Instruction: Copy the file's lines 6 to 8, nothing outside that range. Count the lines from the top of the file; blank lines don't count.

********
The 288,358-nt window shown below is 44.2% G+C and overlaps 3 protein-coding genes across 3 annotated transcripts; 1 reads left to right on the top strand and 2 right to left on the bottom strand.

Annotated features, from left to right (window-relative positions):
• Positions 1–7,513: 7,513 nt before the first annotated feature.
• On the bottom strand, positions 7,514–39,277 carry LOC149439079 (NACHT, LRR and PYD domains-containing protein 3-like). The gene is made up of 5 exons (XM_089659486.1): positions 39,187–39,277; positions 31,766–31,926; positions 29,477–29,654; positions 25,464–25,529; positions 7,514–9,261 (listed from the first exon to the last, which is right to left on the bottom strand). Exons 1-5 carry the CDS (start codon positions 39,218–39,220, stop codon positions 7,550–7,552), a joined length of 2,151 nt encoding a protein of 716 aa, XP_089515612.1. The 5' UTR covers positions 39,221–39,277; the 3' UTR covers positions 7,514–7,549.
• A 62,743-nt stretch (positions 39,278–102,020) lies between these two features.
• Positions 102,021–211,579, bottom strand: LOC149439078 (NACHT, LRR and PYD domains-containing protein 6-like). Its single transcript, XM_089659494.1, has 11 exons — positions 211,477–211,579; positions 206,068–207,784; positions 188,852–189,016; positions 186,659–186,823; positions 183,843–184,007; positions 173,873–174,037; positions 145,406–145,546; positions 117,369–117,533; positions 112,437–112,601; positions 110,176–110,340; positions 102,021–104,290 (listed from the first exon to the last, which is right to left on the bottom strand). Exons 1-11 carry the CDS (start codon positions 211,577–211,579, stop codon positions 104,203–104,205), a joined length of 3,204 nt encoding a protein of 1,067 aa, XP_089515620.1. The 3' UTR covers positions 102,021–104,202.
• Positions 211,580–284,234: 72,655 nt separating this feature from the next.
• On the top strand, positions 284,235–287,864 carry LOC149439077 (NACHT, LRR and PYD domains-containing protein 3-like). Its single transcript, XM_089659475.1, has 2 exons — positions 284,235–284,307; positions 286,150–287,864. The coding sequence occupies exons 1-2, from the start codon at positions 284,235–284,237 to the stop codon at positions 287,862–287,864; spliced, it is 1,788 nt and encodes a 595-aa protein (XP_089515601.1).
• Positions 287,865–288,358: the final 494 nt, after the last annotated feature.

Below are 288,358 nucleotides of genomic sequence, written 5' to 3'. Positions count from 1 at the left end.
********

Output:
• Positions 102,021–211,579, bottom strand: LOC149439078 (NACHT, LRR and PYD domains-containing protein 6-like). Its single transcript, XM_089659494.1, has 11 exons — positions 211,477–211,579; positions 206,068–207,784; positions 188,852–189,016; positions 186,659–186,823; positions 183,843–184,007; positions 173,873–174,037; positions 145,406–145,546; positions 117,369–117,533; positions 112,437–112,601; positions 110,176–110,340; positions 102,021–104,290 (listed from the first exon to the last, which is right to left on the bottom strand). Exons 1-11 carry the CDS (start codon positions 211,577–211,579, stop codon positions 104,203–104,205), a joined length of 3,204 nt encoding a protein of 1,067 aa, XP_089515620.1. The 3' UTR covers positions 102,021–104,202.
• Positions 211,580–284,234: 72,655 nt separating this feature from the next.
• On the top strand, positions 284,235–287,864 carry LOC149439077 (NACHT, LRR and PYD domains-containing protein 3-like). Its single transcript, XM_089659475.1, has 2 exons — positions 284,235–284,307; positions 286,150–287,864. The coding sequence occupies exons 1-2, from the start codon at positions 284,235–284,237 to the stop codon at positions 287,862–287,864; spliced, it is 1,788 nt and encodes a 595-aa protein (XP_089515601.1).